Mental health within the LGBTQ+ community

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“Something that I have learned about in my classes is that there is a toxic stress that comes with being part of any minority group,” Feminist Majority Leadership Alliance (FMLA) President Maggie Calvert said. “But, specifically for LGBTQ+ individuals, it could be constantly having to worry about what others think of you and your identity, questioning if your identity is valid, safety – especially for trans women of color.”

According to the National Alliance on Mental Illness (NAMI), LGBTQ+ individuals are more than twice as likely to experience depression, anxiety, and substance misuse compared to those who identify as straight or cisgender. This is in part due to the societal stigma and discrimination the LGBTQ+ community experiences on a regular basis.

Dr. Kenneth Messina, director of the Student Counseling Center, said these factors align with the findings of the minority stress model, which links the effects of discrimination, prejudice and stigma to psychological stress. He added that this stress can be worsened by lack of acceptance or marginalization within a heteronormative environment or culture.

“When we factor in incidents of bullying and harassment and feelings of being alone or rejected by others we care about,” Messina said, “it makes sense that LGBTQ+ individuals would have a higher likelihood of struggling with mental health issues.”

He commended LGBTQ+ students who have faced such discrimination and prejudice for their strength and resiliency.

“To face these pressures and stresses on top of the pressures of college life and still be able to succeed in a college environment speaks volumes about the resiliency that so many of our students possess,” Messina said.

He and Calvert both believe that living in a predominantly conservative area can cause LGBTQ+ individuals additional stress and negatively affect the entire LGBTQ+ community within the area.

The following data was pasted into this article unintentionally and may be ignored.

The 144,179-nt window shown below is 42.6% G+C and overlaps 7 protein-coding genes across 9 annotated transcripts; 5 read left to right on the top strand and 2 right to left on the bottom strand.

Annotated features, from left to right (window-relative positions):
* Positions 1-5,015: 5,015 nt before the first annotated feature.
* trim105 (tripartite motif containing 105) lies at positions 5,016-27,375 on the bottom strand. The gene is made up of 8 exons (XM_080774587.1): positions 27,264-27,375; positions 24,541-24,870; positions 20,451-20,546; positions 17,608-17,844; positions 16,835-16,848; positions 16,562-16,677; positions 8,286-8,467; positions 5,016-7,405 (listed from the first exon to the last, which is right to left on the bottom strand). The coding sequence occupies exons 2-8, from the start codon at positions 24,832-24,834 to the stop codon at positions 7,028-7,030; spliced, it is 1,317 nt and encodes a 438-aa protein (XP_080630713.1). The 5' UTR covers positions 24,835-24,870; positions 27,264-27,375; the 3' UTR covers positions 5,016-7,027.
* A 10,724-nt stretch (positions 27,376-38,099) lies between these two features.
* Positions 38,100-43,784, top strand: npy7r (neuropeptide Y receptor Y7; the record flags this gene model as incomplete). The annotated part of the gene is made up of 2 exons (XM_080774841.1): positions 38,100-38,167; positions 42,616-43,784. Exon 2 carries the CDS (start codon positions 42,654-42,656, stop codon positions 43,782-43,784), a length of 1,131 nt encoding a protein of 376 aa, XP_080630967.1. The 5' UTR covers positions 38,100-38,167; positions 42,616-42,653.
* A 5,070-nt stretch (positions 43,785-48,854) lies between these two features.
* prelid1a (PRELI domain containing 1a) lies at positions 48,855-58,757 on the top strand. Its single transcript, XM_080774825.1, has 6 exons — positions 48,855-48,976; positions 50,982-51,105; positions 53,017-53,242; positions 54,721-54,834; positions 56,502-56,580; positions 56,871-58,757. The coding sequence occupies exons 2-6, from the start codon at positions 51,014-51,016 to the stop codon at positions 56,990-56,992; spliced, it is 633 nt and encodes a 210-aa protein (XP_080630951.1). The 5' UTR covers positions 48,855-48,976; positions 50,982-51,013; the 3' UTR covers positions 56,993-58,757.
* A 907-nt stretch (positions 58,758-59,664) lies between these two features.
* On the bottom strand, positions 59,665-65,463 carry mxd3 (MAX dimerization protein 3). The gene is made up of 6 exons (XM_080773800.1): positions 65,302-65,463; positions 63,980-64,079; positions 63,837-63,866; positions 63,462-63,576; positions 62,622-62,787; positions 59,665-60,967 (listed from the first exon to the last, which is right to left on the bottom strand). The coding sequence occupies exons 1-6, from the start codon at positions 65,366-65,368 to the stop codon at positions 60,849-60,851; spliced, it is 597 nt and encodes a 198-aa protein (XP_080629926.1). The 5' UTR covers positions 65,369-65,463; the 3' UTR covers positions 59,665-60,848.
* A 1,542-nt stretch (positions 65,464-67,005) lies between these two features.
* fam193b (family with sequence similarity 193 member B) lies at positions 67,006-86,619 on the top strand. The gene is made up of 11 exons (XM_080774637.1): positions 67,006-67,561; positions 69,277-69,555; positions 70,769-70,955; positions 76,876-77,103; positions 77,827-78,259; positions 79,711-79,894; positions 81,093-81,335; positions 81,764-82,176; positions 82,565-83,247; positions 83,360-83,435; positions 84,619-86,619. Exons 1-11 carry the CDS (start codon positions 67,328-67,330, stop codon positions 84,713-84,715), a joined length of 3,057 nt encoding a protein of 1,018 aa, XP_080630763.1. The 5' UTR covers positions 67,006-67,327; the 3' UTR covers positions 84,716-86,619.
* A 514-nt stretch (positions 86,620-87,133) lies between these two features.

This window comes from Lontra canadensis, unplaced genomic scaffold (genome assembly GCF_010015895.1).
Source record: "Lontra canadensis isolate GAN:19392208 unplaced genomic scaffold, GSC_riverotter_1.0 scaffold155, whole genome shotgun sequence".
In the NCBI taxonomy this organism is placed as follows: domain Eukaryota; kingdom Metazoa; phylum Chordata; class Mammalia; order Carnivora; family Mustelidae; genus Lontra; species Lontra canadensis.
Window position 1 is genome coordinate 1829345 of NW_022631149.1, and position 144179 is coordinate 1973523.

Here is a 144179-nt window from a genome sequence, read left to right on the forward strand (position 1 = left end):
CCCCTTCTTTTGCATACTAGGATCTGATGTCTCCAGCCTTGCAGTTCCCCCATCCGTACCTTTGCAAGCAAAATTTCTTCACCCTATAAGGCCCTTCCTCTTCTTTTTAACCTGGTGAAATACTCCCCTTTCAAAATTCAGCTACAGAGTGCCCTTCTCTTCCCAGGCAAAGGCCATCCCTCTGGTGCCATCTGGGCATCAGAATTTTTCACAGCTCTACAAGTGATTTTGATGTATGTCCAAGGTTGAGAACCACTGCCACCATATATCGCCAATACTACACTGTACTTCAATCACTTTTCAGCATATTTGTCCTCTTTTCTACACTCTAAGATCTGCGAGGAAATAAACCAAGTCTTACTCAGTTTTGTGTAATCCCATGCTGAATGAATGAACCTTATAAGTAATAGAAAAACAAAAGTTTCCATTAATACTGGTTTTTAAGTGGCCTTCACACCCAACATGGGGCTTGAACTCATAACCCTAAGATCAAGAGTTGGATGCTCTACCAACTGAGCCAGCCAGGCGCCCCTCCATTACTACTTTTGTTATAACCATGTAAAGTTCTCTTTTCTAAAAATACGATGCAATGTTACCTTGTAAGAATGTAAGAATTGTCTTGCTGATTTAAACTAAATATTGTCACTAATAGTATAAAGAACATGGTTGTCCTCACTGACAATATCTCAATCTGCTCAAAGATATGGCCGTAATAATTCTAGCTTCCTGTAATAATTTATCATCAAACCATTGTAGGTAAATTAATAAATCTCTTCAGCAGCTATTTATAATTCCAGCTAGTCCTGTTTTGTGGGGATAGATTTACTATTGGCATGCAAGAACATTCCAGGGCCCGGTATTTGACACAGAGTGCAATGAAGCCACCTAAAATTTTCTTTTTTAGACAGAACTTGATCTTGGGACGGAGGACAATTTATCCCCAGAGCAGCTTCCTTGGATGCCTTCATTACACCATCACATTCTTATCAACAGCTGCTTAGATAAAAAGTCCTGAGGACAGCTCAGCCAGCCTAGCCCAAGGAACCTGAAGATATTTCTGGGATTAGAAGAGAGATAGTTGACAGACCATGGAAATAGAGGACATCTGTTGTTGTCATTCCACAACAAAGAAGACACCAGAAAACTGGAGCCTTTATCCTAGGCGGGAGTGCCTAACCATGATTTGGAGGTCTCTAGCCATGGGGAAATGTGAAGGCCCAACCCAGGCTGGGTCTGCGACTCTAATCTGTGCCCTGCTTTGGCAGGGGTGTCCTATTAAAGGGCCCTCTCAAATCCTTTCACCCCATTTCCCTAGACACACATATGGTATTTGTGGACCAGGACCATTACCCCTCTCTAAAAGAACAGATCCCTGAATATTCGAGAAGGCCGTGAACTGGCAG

Messina said being in a largely conservative area greatly reduces the number of LGBTQ+ specific services in the community and the number of places in the community where these individuals can feel welcome and safe.

“I think this makes the role of creating and maintaining a safe, open and accepting campus community even more important,” he said.

Calvert said while most students are accepting of others’ identities, she believes that being in a conservative area can cause a lot more stress for students who identify as an LGBTQ+ individual.

“[T]here are constantly preachers in the quad telling us that our sexuality isn’t valid, and God doesn’t love us anymore,” Calvert said.

The LGBTQ+ community often faces discrimination and prejudice; this is due in part to the stereotypes forced on them. In television and film, gay men have often been portrayed as very feminine, while women who identify as lesbian have been portrayed as “butch” and masculine. People who identify as bisexual or pansexual are often thought of as sexually promiscuous or confused about their sexuality. In same-sex relationships, one question seems to arise a lot: “Who is the man/woman in the relationship?” Media has portrayed transgender people as cross-dressers, drag queens or drag kings. These stereotypes can be potentially damaging because they invalidate the experiences and identities of individuals within the LGBTQ+ community.

Calvert identifies as bisexual. She said when she discloses this to potential partners, they often ask for a threesome. She said she feels fetishized, especially by men.